I hate poop. Everything about it grosses me out. While some people use their time in The John to catch up on reading and phone calls, I try to keep my visits short, sweet and private. As a child, I held on to my poop like a precious secret while my mother attempted to coax it out of me with castor oil and assure me that everyone had to let it go at some point.
My parents were convinced that my problem was rooted in some attachment disorder and that I was afraid to let go of something that was a part of me, but I had no problem flushing things down the toilet – I often thought about flushing my younger brother whenever he broke one of my favorite toys. I’ve just always thought of pooping as one of those things that other people assume you do, but that you never actually want to get caught doing – like having sex or singing in the shower. Because once you’re caught doing it, people begin to look at you differently. You go from being the nice girl in the Marketing department or the cute guy from the bar to the disgusting pig that had too much fiber at lunch. Therefore, it’s best to make sure no one has any solid evidence that you’ve ever produced any solid waste.
Throughout my life, my contempt of crap has created a lot of inconvenient situations for me. I avoided anything in the school cafeteria that could possibly incite an embarrassing trip to the toilet, which in the eighties was just about everything. I’d witnessed too many kids being christened with embarrassing nicknames for things like dropping their books or falling out of their chairs. There was no way I was going to let a stupid bodily function force me to join their ranks.
As an adult, logging long hours at a demanding job made it almost impossible for me to delay doing the deed until I was in the comfort of my own home. Instead I opted to sneak to a restroom I’d found three floors above my office to avoid the condemnatory stares of my coworkers.
My paranoia even managed to wreak havoc on my personal life. On dates, I steered clear of spicy food so that I wouldn’t have to run out of the restaurant before the Chicken Vindaloo ran through me. I can’t even tell you how many romantic evenings I single-handedly cut short because I’d rather run home unexpectedly than respond to nature’s call at a hot guy’s house.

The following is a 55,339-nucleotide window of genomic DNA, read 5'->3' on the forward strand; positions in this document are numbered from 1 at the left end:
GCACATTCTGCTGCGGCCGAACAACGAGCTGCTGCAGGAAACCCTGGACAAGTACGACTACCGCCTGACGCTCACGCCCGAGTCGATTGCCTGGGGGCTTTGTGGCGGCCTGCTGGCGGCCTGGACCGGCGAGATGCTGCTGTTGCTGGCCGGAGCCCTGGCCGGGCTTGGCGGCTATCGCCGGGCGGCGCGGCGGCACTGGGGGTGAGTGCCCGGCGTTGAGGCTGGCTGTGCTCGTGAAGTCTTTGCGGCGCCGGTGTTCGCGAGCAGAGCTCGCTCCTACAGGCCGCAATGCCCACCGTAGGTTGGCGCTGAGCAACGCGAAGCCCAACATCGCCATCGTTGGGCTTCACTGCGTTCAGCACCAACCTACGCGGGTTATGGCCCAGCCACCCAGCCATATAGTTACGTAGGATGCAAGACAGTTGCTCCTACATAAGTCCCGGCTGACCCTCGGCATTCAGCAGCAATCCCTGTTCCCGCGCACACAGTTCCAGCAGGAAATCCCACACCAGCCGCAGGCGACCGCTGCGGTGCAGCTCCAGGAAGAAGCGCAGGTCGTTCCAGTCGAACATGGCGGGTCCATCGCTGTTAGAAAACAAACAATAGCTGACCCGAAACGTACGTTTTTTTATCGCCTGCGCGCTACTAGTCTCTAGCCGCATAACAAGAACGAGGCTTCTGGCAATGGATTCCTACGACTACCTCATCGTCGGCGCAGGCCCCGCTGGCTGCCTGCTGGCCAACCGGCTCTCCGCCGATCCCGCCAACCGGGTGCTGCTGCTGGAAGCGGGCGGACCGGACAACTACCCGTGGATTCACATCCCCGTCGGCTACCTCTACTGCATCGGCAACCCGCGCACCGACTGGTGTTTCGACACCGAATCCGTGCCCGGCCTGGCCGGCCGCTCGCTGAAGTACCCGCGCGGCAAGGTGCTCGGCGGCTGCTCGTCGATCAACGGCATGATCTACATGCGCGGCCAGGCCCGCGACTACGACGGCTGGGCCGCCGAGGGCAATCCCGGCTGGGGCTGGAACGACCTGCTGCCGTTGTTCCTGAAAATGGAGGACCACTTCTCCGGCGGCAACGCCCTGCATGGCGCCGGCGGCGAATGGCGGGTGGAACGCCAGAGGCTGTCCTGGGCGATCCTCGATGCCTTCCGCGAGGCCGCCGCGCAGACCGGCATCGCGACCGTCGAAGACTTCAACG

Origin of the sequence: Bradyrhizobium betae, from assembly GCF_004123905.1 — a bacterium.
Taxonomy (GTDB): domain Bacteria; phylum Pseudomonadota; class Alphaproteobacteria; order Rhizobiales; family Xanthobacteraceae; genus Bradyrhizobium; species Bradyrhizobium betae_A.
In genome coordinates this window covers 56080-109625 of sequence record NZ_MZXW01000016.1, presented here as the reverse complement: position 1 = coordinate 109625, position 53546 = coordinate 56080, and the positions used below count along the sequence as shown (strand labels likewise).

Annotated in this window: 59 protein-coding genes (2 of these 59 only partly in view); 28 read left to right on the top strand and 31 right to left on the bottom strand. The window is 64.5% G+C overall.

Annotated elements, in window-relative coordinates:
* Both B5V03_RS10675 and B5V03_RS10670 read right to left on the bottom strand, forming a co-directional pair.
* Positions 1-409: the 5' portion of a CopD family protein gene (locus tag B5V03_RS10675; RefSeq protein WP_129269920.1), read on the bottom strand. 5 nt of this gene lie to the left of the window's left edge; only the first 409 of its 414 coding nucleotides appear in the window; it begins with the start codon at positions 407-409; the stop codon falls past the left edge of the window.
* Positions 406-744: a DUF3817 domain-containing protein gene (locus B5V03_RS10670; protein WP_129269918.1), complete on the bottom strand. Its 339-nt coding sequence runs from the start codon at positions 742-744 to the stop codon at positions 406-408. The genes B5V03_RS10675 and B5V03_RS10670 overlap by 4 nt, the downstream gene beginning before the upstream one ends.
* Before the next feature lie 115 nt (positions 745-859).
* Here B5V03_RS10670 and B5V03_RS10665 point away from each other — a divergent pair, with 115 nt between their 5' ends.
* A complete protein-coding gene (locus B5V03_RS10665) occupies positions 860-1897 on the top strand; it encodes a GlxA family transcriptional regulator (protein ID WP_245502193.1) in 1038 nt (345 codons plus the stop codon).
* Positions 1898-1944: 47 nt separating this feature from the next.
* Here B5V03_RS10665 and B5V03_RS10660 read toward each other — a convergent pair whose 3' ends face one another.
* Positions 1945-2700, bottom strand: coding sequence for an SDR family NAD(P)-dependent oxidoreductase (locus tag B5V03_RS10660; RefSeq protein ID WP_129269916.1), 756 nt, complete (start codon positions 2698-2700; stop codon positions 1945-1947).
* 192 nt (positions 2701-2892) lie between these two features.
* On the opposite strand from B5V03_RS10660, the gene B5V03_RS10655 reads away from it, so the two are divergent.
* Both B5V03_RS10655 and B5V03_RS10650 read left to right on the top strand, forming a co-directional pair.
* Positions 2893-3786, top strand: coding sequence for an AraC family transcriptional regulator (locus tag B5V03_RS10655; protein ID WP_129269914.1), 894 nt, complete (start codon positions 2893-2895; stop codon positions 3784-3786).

But my anxiety soared to a whole new level when things began to get serious with the man who is now my husband. I’d successfully gotten around pooping in his presence for months, but the more time we spent together, the more difficult it became. When we decided to move in together, I knew I would have to devise a plan to poop discretely. So I scheduled strategic trips to the toilet during times I knew he wouldn’t be home or when I had to take a shower to make sure he wouldn’t accidentally discover me in the act. I was determined to keep him thinking I was April fresh all the time until we were 80.
But it was the birth of our daughter that finally forced me to come face to face with my disdain for dooty. She was either unaware or unconcerned with my psychosis and refused to warn me when a poopy diaper was imminent (which seemed to be a pretty regular occurrence). I was up to my knees in baby boo boo and trying to control my gag reflexes. Then somewhere around three-weeks-old, things changed. All of the baby books I’d read suggested that I should be changing at least one poopy diaper a day, and it had been three days since I’d seen one. While you might think I’d be jumping for joy, I actually made myself sick with worry. Had my little girl inherited my ridiculous complex?
By day four, I was convinced something was terribly wrong. I scoured the Internet for home remedies. I pleaded with my little girl to let go of her insecurities and her bowel movement. I even promised that I wouldn’t judge her afterwards. Our pediatrician reassured us that there was nothing wrong, but I knew in my heart that it was my immature anxiety that had caused the whole thing.
On the fifth day, my daughter produced what still goes on record as the messiest diaper I’ve seen in my life (you know the kind that manages to make its way out of the diaper and up the back, completely ruining the changing pad and one of my favorite dresses in the process). My husband laughed hysterically as I blubbered a tearful prayer of thanks. Since then, I’ve had no problem getting up close and personal with my daughter’s dirty diapers, dutifully reporting the frequency and consistency at each doctor’s visit.
My daughter helped me face my fear and taught me a valuable lesson. Pooping is a natural part of everyone’s life and nothing to be ashamed of. While I’m not completely comfortable with it, I no longer feel the need to hide from my husband. In fact, our trips to the oval office have become something we can joke about – sounding a warning signal when the other should steer clear of the area. Yes, poop gross and definitely smelly, but holding on to it can be a whole lot worse.